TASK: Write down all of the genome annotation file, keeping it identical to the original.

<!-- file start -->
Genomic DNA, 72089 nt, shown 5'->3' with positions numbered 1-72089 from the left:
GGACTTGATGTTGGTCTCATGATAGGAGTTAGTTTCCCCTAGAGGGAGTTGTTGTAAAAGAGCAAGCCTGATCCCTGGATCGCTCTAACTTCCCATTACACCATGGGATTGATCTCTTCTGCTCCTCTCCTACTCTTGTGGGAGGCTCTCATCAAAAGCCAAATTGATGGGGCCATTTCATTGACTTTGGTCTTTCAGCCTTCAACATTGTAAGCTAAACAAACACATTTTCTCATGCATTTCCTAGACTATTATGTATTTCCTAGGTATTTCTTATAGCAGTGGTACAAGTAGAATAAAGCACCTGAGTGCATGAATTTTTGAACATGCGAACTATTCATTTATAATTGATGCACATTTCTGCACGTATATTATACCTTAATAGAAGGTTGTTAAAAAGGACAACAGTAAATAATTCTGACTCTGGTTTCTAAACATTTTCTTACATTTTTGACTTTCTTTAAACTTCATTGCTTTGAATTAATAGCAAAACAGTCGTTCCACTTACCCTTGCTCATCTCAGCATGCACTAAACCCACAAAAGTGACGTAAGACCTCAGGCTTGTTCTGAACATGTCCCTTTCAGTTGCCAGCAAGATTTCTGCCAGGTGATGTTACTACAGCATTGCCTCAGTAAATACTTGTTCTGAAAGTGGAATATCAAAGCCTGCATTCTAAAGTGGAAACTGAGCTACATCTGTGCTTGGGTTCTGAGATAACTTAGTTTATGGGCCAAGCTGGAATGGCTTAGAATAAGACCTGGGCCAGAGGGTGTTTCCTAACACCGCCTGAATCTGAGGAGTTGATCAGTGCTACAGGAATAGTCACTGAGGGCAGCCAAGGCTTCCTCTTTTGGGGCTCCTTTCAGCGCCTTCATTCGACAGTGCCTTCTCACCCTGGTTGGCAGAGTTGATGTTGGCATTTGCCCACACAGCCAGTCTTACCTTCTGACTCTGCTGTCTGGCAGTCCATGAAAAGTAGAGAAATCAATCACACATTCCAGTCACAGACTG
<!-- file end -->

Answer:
Genomic DNA, 72089 nt, shown 5'->3' with positions numbered 1-72089 from the left:
GGACTTGATGTTGGTCTCATGATAGGAGTTAGTTTCCCCTAGAGGGAGTTGTTGTAAAAGAGCAAGCCTGATCCCTGGATCGCTCTAACTTCCCATTACACCATGGGATTGATCTCTTCTGCTCCTCTCCTACTCTTGTGGGAGGCTCTCATCAAAAGCCAAATTGATGGGGCCATTTCATTGACTTTGGTCTTTCAGCCTTCAACATTGTAAGCTAAACAAACACATTTTCTCATGCATTTCCTAGACTATTATGTATTTCCTAGGTATTTCTTATAGCAGTGGTACAAGTAGAATAAAGCACCTGAGTGCATGAATTTTTGAACATGCGAACTATTCATTTATAATTGATGCACATTTCTGCACGTATATTATACCTTAATAGAAGGTTGTTAAAAAGGACAACAGTAAATAATTCTGACTCTGGTTTCTAAACATTTTCTTACATTTTTGACTTTCTTTAAACTTCATTGCTTTGAATTAATAGCAAAACAGTCGTTCCACTTACCCTTGCTCATCTCAGCATGCACTAAACCCACAAAAGTGACGTAAGACCTCAGGCTTGTTCTGAACATGTCCCTTTCAGTTGCCAGCAAGATTTCTGCCAGGTGATGTTACTACAGCATTGCCTCAGTAAATACTTGTTCTGAAAGTGGAATATCAAAGCCTGCATTCTAAAGTGGAAACTGAGCTACATCTGTGCTTGGGTTCTGAGATAACTTAGTTTATGGGCCAAGCTGGAATGGCTTAGAATAAGACCTGGGCCAGAGGGTGTTTCCTAACACCGCCTGAATCTGAGGAGTTGATCAGTGCTACAGGAATAGTCACTGAGGGCAGCCAAGGCTTCCTCTTTTGGGGCTCCTTTCAGCGCCTTCATTCGACAGTGCCTTCTCACCCTGGTTGGCAGAGTTGATGTTGGCATTTGCCCACACAGCCAGTCTTACCTTCTGACTCTGCTGTCTGGCAGTCCATGAAAAGTAGAGAAATCAATCACACATTCCAGTCACAGACTG